He had anemia (hemoglobin 8.7 g/dL) with low mean corpuscular volume (61 fl), neutrophil leukocytosis (total white cells 17,100/mm3, neutrophils 87%), thrombocytopenia (21,000/ mm3), high erythrocyte sedimentation rate (77 mm/1st h) and C-reactive protein (126 mg/L). Chest X-ray revealed bilateral pulmonary infiltrates [Figure 1]. Ultrasonography showed 15-cm splenomegaly with micro-abscesses and echogenic kidneys. Non-contrast computed tomography scan showed hepato-splenomegaly with splenic abscesses [Figure 2]a and [Figure 2]b and small kidneys. Urine routine examination showed plenty of pus cells/high power field, serum creatinine was 8.1 mg/dL, random blood glucose was 5.2 mmol/L and glycated hemoglobin was 5.9%. Blood culture grew B. pseudomallei [Figure 3], while urine and sputum appeared sterile. Hemoglobin electro-phoresis revealed beta-thalassemia minor.{Figure 1}{Figure 2}{Figure 3}

He was started with meropenem (dose adjusted for kidney function) and continued for four weeks. Co-trimoxazole and doxycycline were added in eradication phase. Initially, he required three sessions of hemodialysis and three units of blood transfusion. Other medications included paracetamol and folic acid. He was discharged after 31 days of admission in afebrile state with oral medications and stable kidney function (serum creatinine 3.2 mg/dL without dialysis). He completed 22-weeks of oral antibiotics with periodic follow-up without any adverse effects, without deterioration of renal function and recurrence of symptoms.

Informed consent was obtained from the patient for the publication of this case report.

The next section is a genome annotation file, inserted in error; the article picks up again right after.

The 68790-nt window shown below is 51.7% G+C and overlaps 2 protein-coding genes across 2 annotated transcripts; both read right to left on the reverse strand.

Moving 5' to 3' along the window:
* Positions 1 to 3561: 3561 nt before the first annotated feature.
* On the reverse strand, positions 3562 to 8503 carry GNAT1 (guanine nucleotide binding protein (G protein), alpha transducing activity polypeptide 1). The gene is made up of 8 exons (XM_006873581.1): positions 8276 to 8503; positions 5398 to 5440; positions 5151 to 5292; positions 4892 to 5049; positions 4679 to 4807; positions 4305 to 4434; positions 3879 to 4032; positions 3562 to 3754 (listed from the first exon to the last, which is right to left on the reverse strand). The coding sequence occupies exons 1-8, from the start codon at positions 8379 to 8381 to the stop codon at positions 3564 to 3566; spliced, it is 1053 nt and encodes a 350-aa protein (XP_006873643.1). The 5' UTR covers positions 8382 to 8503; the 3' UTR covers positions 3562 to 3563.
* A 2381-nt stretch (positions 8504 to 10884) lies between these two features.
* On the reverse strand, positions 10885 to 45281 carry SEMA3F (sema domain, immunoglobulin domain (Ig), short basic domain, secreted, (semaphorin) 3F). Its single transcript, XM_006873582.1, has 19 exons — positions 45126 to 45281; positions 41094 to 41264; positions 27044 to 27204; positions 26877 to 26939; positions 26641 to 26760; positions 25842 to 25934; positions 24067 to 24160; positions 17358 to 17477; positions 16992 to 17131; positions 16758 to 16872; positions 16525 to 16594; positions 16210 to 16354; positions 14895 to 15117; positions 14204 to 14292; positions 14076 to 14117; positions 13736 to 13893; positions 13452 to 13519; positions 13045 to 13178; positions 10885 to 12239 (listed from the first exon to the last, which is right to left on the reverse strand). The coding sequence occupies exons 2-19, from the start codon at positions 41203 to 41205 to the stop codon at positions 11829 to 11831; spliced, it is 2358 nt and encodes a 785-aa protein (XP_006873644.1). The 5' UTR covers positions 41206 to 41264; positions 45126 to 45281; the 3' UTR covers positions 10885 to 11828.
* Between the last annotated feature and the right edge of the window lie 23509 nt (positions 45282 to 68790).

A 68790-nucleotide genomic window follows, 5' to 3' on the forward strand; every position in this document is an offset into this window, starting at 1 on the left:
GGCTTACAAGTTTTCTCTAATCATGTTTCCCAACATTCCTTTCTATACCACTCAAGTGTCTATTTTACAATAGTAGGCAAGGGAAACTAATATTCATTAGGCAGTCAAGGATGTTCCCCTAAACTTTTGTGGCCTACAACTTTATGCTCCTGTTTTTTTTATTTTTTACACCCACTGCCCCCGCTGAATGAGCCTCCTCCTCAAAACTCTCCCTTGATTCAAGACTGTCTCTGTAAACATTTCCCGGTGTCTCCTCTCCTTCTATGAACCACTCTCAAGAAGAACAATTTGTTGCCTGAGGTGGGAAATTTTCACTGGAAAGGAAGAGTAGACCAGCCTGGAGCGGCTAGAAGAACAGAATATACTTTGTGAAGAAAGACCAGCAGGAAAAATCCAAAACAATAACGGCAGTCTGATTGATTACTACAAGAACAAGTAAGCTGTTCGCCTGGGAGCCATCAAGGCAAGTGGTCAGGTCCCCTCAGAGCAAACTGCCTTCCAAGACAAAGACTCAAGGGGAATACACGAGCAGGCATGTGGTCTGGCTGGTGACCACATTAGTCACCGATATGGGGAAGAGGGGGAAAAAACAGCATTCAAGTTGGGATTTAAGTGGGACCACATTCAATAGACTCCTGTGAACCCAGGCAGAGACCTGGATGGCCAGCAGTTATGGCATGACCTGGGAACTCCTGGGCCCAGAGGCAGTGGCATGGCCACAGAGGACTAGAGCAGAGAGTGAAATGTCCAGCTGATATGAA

Melioidosis is an uncommon but emerging infection in Bangladesh.[3] Sero-epidemiological surveillance reports,[4],[7] organism isolation from soil specimens[4] and autochthonous cases[3],[5] established Bangladesh as endemic for melioidosis.

Patients with B. pseudomallei infection may present with fever, pneumonia, cutaneous and visceral abscess and septic arthritis.[3],[6] Splenic abscess is usually a consequence of septicemic melioidosis and rarely splenic rupture may occur.[8],[9] Clinical presentation of melioidosis often mimics tuberculosis[10] and it is not unlikely that in nonendemic regions many patients are empirically treated with antituberculosis drugs, resulting in unfavorable outcome.

Most patients with melioidosis have underlying conditions such as diabetes mellitus, CKD, alcoholism, malignancy or immunosup-pressive conditions, receiving chemotherapy, organ transplant recipients and taking immuno-suppressive drugs.[2],[3],[5],[11] Thalassemia is also a recognized risk factor for melioidosis, especially in childhood cases.[12],[13] Our patient being a farmer was at risk for being infected by B. pseudomallei. He was non-diabetic, but had two other potential but unidentified risk factors for melioidosis in him, like CKD and thalassemia.

Identification of B. pseudomallei from blood and other specimens in culture remains the gold standard in diagnosing melioidosis. Often culture specimens are discarded as contamination from microbiology laboratories.[3] High index of clinical suspicion is important and good communication between treating physician and microbiology laboratory is important, especially in countries like Bangladesh, where melioidosis is emerging and tuberculosis is endemic.[3] Failure to suspect fairly earlier in the disease course, delay in diagnosing and initiating appropriate antibiotics remain as major causes of death in melioidosis. Hence, a high index of clinical suspicion is emphasized.

In conclusion, melioidosis should be a differential diagnosis in any patient with fever, organomegaly and internal organ abscess, especially if occurring in a farmer and having risk factors such as diabetes, thalassemia or CKD and especially if not responding to commonly prescribed antibiotics.


The authors would like to thank Dr. Lovely Barai, Associate Professor of Microbiology, BIRDEM General Hospital, for guiding antibiotic selection for the patient.

Conflict of interest: None declared.